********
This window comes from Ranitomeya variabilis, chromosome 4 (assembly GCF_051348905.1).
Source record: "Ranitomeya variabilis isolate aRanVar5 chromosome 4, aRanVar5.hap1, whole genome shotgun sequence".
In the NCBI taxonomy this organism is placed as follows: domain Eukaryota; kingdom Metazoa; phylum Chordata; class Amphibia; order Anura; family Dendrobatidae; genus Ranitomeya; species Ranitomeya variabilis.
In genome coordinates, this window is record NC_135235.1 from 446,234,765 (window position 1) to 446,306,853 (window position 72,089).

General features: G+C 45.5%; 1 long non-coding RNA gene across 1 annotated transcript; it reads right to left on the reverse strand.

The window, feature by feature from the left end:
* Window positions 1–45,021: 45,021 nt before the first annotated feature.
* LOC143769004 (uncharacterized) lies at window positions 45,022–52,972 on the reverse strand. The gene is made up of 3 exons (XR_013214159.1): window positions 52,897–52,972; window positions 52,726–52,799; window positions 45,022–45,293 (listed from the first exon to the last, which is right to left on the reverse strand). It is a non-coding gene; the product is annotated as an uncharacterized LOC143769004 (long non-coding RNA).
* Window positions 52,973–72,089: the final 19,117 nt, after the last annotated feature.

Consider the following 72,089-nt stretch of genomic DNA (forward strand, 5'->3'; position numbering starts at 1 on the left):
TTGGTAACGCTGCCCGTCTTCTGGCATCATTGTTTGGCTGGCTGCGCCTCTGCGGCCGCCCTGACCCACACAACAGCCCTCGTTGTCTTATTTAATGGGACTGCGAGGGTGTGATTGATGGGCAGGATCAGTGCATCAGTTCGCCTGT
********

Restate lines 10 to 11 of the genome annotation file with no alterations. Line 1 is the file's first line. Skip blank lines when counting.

Consider the following 72,089-nt stretch of genomic DNA (forward strand, 5'->3'; position numbering starts at 1 on the left):
TTGGTAACGCTGCCCGTCTTCTGGCATCATTGTTTGGCTGGCTGCGCCTCTGCGGCCGCCCTGACCCACACAACAGCCCTCGTTGTCTTATTTAATGGGACTGCGAGGGTGTGATTGATGGGCAGGATCAGTGCATCAGTTCGCCTGT